When we study the history of Malaysian origin – they also traced back their origin to Yunnam province in China. The Nagas once lived near the Moulmein seas coast but probable they did not lived in the Island. If they lived in Island there is less possibility to retreat to Naga Hills. But it is sure that once they lived near the Seas coast or must have come from the Seas coast.

    It is supported by historical facts (folktale, folklore, legends etc) and the evidences showed that Nagas uses the cowries-shells and conch-shells in decorating their dresses (kilts), which is not found in the hills. The cowries-shells are not found in Naga Hills but the Nagas are fond of cowry’s shells and familiar with the marine shells in decorating their Kilts (pant). They must have used marine shells during their sojourned and acquired the knowledge from the Southern seas of Myanmar.

    Shakespeare, who wrote the history of Assam, also wrote that Nagas are resembled to those tribes of Dyaks and they loved the marine-shells, which is not found in Naga village. Thus he wrote, “They recognize a slight resemblance in matters of counting name domestic implements, in a way village architecture and their Head-hunting propensities to those of the Dyaks, while their love marine-shells (which they part with but rarely) may seem to point to a bygone home near the Sea, though they are far inland-residing community.”17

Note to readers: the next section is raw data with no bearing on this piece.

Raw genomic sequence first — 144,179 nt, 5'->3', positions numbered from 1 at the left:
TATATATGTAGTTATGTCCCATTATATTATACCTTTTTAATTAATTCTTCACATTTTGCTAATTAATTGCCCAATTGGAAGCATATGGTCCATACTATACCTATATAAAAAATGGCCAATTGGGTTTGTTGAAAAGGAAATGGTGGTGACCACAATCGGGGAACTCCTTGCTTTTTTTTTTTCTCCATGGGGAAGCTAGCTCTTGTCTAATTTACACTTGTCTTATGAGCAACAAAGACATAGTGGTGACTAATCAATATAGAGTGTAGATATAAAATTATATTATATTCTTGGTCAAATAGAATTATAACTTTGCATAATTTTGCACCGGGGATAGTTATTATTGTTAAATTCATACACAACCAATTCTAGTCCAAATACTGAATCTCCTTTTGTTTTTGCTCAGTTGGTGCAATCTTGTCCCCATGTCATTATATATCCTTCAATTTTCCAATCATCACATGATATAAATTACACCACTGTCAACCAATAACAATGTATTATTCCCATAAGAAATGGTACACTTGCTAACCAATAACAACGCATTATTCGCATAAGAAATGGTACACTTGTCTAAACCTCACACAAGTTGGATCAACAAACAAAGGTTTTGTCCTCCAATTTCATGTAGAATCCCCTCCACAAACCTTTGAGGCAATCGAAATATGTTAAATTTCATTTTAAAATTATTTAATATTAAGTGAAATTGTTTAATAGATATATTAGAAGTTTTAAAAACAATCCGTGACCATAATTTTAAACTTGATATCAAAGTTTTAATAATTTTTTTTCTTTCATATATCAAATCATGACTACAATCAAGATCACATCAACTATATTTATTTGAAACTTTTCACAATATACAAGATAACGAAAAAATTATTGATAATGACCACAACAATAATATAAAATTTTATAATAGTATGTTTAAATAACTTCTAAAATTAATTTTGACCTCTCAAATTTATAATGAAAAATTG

Dr. Horam, an eminent Naga scholar writes, “Some people believe the present group of Nagas came from the Philippines where there is a place called Naga”18 However the above belief is just an assumption because the Naga village (present Naga city) in Philippines was name by Spanish troops only in 1573, when they discovered a flourishing Bikol village with abundance of NARRA TREES in that place.